What is gum disease?
Gum disease (also referred to as periodontal disease) is an infection of the bone and soft tissues that support the teeth. When you hear your dentist talking about gingivitis, this is the most mild or moderate form of gum disease, and it only affects soft tissues.
If your gum disease advanced beyond the early stages, it can begin to infect the bones and supporting structures in your mouth. If left untreated for too long, this can ultimately lead to tooth loss.
What are the causes of gum disease?
A number of factors can contribute to your risk of developing gum disease, including plaque and bacteria buildup in the mouth, hormonal shifts, smoking, nutritional deficiencies, some prescription medications, uneven teeth and even genetics.
Bleeding gums can be your first indication that gum disease may be developing. This is why you should schedule an appointment with your dentist as soon as you notice bleeding gums. Your mouth contains millions of bacteria, and if these bacteria are not disrupted, they can cause oral health concerns.
If it is left too long, your body will try to rid itself of undisturbed bacteria by sending more blood to your gums. The excess blood may cause swelling, soreness, bleeding and redness. Your body thinks it has an infection - this is called gingivitis, and it won't heal until the source of infection is eliminated.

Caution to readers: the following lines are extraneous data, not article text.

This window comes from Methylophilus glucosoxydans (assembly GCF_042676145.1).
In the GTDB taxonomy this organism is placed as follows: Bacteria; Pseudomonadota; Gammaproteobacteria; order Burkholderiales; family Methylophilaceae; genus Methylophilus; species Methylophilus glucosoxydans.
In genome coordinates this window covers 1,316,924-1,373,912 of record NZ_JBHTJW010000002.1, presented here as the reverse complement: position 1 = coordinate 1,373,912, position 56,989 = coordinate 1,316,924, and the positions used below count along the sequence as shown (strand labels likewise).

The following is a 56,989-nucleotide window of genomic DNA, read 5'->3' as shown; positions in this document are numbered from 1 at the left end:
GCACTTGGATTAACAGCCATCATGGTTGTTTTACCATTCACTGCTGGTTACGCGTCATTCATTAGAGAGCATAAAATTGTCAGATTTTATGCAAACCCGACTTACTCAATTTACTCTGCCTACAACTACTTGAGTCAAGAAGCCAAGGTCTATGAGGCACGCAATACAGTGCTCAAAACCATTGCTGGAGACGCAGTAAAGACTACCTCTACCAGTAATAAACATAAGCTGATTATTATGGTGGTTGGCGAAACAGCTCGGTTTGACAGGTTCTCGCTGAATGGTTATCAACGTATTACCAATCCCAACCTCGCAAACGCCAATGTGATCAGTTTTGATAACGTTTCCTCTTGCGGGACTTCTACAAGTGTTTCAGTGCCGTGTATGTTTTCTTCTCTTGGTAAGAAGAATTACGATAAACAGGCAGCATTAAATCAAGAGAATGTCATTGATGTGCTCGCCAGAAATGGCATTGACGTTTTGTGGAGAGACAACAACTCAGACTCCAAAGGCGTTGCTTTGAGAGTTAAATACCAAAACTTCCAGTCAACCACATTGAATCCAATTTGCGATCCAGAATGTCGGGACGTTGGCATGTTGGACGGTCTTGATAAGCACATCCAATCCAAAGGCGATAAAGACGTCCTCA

Bacteria can be found in plaque, tartar or calculus, pockets beneath the gums (in cases of advanced gum disease), cavities, abscesses and chipped teeth. They may also hide in old dental work, as repairs to your teeth create an edge or margin that bacteria can adhere to.
How can someone avoid gum disease?
There are no real 'tips and tricks' when it comes to avoiding gum disease. The best way to avoid developing gum disease is to maintain good oral hygiene habits, plain and simple.
None of the above-listed factors alone can cause gum disease to develop and thrive. If you maintain a rigorous and thorough oral hygiene routine, it will be very difficult for gum disease to start to take hold.
For example, while you may be prone to plaque buildup (perhaps due to genetics), as long as you brush and floss your teeth twice a day and visit your dentist as prescribed for regular professional cleanings and checkups, chances are that gum disease will not be able to fully develop.
Whether a pregnancy causes a hormonal shift, you take prescription medication or are a regular smoker, the most common cause of gum disease is the unimpeded development of bacteria and plaque in the mouth.
In many cases, gum disease is easily preventable with a good oral hygiene routine. While it is true that malocclusions and other oral health issues can increase your risk of developing gum disease, ultimately it is up to you to make good decisions regarding your oral health practices.